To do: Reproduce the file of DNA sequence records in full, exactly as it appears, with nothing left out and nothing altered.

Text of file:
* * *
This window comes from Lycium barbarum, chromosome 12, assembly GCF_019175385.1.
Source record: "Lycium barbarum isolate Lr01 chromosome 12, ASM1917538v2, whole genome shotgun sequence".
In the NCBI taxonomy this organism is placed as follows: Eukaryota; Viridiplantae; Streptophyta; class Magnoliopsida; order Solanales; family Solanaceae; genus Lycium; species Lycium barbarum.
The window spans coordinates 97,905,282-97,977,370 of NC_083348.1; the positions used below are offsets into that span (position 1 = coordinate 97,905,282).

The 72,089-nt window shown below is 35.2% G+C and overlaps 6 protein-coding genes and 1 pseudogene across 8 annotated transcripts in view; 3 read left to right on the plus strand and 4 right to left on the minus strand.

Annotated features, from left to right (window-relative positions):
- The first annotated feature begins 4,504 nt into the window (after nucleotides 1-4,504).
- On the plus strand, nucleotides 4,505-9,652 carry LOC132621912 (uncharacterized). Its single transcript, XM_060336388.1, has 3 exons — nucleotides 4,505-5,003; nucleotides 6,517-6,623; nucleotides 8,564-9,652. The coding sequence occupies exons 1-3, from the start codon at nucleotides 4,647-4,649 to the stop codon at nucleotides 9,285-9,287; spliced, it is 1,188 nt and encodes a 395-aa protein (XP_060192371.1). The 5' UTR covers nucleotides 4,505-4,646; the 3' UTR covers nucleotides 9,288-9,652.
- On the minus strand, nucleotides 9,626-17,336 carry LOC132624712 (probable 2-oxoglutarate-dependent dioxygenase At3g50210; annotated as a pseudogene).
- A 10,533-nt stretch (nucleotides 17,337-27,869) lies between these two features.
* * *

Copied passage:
This window comes from Lycium barbarum, chromosome 12, assembly GCF_019175385.1.
Source record: "Lycium barbarum isolate Lr01 chromosome 12, ASM1917538v2, whole genome shotgun sequence".
In the NCBI taxonomy this organism is placed as follows: Eukaryota; Viridiplantae; Streptophyta; class Magnoliopsida; order Solanales; family Solanaceae; genus Lycium; species Lycium barbarum.
The window spans coordinates 97,905,282-97,977,370 of NC_083348.1; the positions used below are offsets into that span (position 1 = coordinate 97,905,282).

The 72,089-nt window shown below is 35.2% G+C and overlaps 6 protein-coding genes and 1 pseudogene across 8 annotated transcripts in view; 3 read left to right on the plus strand and 4 right to left on the minus strand.

Annotated features, from left to right (window-relative positions):
- The first annotated feature begins 4,504 nt into the window (after nucleotides 1-4,504).
- On the plus strand, nucleotides 4,505-9,652 carry LOC132621912 (uncharacterized). Its single transcript, XM_060336388.1, has 3 exons — nucleotides 4,505-5,003; nucleotides 6,517-6,623; nucleotides 8,564-9,652. The coding sequence occupies exons 1-3, from the start codon at nucleotides 4,647-4,649 to the stop codon at nucleotides 9,285-9,287; spliced, it is 1,188 nt and encodes a 395-aa protein (XP_060192371.1). The 5' UTR covers nucleotides 4,505-4,646; the 3' UTR covers nucleotides 9,288-9,652.
- On the minus strand, nucleotides 9,626-17,336 carry LOC132624712 (probable 2-oxoglutarate-dependent dioxygenase At3g50210; annotated as a pseudogene).
- A 10,533-nt stretch (nucleotides 17,337-27,869) lies between these two features.